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Security, Independence, Bolstering Power at Core of Macron’s French Foreign Policy | ASHARQ AL-AWSAT English Archive 2005 -2017
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French President Emmanuel Macron addresses French ambassadors during an annual meeting at the Elysee Palace in Paris. (AP)

Paris – In his first speech on France’s foreign policy, President Emmanual Macron paved the comprehensive and complete path of the diplomacy that Paris will follow over the next five years.

During his first annual address to France’s ambassadors, he covered world crises, ranging from the Middle East to North Korea, Africa and Venezuela and the fate of the European Union.

The foreign policy will be based on the France’s security and independence and various forms of influence throughout the world.

Macron indirectly implied that, since his election to office, France has restored its role in the world and its voice is once again being heard. He was making an indirect reference to his “successful” meetings with Russian President Vladimir Putin and US President Donald Trump and his initiative that brought together the rival forces in Libya.

The French leader declared that Paris wants to be the “bearer of solutions and initiatives upon the eruption of new crises.”

In addition, he revealed that a “work group” on Syria will meet after a few days in New York. He also told the ambassadors that Paris will host in early 2018 a conference on drying up terrorism financing and that he will pay a visit to the Middle East in spring of the same year.

Seeing as France and the French people top Macron’s concerns, terrorism took up most his speech that lasted over an hour. He stressed the need to combat terror that has been plaguing France since early 2015 and which has left 239 people dead and hundreds injured.

“Combating Islamist terrorism is at the top of our foreign policy priorities,” he stated, while acknowledging that labeling this terrorism as “Islamist” will incite criticism. He was therefore quick to clarify that he distinguishes between Islam and “Islamist” terrorism, rejecting that the millions of Muslims in Europe be blamed for this violence.

Echoing the words of his predecessor Francois Hollande, Macron declared ISIS as “the enemy of France.” He also made a link between destroying ISIS and terrorism to finding comprehensive political solutions in each of Syria and Iraq.

“Restoring peace and stability in Iraq and Syria are of vital importance to France,” he declared. To that end, he called for working towards a stage of political transition in both of the war-torn countries.

One of the ways to defeat “Islamist” terrorism lies in drying up its financing, explained the French president. He therefore stressed that any side funding terror should not be overlooked.

Macron avoided delving into the details of the Gulf crisis between Qatar on the one hand and Saudi Arabia, the United Arab Emirates, Bahrain and Egypt on the other. He also refused to view the conflicts in the region from a “Sunni-Shi’ite” perspective. The strength of French diplomacy lies in its ability to speak to all sides in order “to bring together the elements of stability and effectively combat all forms of terror financing.”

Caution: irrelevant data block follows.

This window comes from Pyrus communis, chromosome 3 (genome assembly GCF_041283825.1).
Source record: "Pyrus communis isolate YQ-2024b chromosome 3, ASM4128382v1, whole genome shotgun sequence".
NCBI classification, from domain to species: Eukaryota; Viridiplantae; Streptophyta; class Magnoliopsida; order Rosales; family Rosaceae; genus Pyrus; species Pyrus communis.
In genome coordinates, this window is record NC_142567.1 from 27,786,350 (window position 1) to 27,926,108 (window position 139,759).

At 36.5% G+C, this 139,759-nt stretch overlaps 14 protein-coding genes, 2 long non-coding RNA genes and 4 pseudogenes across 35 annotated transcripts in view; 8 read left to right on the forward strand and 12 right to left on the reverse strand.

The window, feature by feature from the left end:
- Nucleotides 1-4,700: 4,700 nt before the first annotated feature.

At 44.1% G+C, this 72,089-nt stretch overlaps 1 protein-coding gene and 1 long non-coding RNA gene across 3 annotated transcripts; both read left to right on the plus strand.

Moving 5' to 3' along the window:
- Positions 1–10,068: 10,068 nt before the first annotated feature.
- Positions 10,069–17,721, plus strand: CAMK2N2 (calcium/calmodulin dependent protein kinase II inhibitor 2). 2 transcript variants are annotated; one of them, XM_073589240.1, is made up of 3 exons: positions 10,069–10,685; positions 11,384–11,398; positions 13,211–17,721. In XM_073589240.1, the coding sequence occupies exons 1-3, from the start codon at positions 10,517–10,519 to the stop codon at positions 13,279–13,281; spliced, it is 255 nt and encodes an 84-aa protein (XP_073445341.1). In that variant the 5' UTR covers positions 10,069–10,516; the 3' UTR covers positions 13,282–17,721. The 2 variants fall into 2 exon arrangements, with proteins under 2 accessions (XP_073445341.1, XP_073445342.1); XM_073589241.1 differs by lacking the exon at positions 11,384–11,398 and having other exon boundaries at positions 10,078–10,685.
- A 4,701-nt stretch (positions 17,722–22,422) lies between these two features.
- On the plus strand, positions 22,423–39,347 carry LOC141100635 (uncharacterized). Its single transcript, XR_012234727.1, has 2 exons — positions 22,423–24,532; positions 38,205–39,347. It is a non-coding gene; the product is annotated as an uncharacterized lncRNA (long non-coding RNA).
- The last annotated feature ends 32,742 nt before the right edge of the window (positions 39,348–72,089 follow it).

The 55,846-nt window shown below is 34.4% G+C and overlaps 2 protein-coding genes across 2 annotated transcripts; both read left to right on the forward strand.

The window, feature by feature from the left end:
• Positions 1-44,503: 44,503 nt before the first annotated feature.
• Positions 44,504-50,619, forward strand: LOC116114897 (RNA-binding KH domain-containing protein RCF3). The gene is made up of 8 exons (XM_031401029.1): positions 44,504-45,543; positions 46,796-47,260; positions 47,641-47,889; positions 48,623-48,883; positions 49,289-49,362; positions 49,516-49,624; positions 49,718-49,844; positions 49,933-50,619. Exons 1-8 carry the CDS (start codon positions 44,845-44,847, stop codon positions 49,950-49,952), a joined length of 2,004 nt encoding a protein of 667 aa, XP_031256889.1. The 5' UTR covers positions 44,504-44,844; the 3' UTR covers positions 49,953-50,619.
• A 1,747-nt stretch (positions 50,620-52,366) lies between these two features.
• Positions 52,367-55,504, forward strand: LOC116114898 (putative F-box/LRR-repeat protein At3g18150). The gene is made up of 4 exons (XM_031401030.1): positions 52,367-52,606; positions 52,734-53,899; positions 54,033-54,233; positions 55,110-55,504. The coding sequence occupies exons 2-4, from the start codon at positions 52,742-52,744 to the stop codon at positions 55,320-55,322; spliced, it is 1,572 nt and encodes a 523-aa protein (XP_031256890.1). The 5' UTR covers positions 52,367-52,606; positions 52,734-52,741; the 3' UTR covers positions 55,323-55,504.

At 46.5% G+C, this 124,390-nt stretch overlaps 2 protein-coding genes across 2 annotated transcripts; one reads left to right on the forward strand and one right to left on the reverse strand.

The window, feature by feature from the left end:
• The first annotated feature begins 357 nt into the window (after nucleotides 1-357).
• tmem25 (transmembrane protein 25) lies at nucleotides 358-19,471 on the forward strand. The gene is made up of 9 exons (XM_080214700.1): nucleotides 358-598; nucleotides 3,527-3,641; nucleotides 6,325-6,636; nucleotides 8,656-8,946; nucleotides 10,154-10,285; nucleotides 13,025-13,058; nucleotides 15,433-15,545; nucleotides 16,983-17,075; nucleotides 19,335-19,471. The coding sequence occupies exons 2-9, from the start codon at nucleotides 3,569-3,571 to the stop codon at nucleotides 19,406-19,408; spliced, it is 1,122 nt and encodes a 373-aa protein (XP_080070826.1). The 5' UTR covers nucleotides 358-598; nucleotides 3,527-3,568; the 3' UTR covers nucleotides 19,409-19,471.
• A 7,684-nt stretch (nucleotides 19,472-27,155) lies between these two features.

In addition, the French leader refused to follow the United States’ campaign to abandon the Iranian nuclear deal, saying that he is committed to its implementation to prevent the proliferation of nuclear weapons.

On Syria, Macron had in May spoken of a French “initiative” on the war-torn country that calls for forming a “contact group” comprised of the major powers and influential regional players. On Tuesday, he said that this group will become “active” in September and that it will meet on the margins of the United Nations General Assembly. He did not specify whether Syria will be represented by the regime or the opposition at the meeting.

French diplomatic sources told Asharq Al-Awsat that one of the difficulties Paris faced in coming up with the initiative was the mounting tensions between Tehran and the American administration, which refuses to sit at the same table with Iranian officials.

Macron said that it was “a given” that a state of law will once again be formed in Syria, which is what France and Europe are working towards. Furthermore, he added that this should be accompanied with the “trial of figures responsible for the crimes committed there, specifically its leaders.” This marks the first time that the new French president makes such a demand, which is significant since he had refrained in the past from calling for the ouster of regime head Bashar al-Assad.

On Lebanon, Macron said that Paris is “very aware” of the special ties it enjoys with Beirut, noting that the country is “bravely” confronting a critical situation.

Lebanese President Michel Aoun is scheduled to visit Paris in late September, while Prime Minister Saad Hariri is set to make a similar visit in the upcoming days.

Turning to the Palestinian-Israeli conflict, Macron expressed his commitment to the two-state solution and his country’s efforts to reaching that goal. He revealed that he will visit each of Lebanon, Jordan, Israel and the Palestinian territories in spring 2018.

As for Libya, the French president described it as a “safe haven for terrorists.” He also highlighted the agreement that he was able to mediate between rival leaders Prime Minister Fayez al-Sarraj and Field Marshal Khalifa Haftar in the Paris suburb of Saint Cloud on July 25.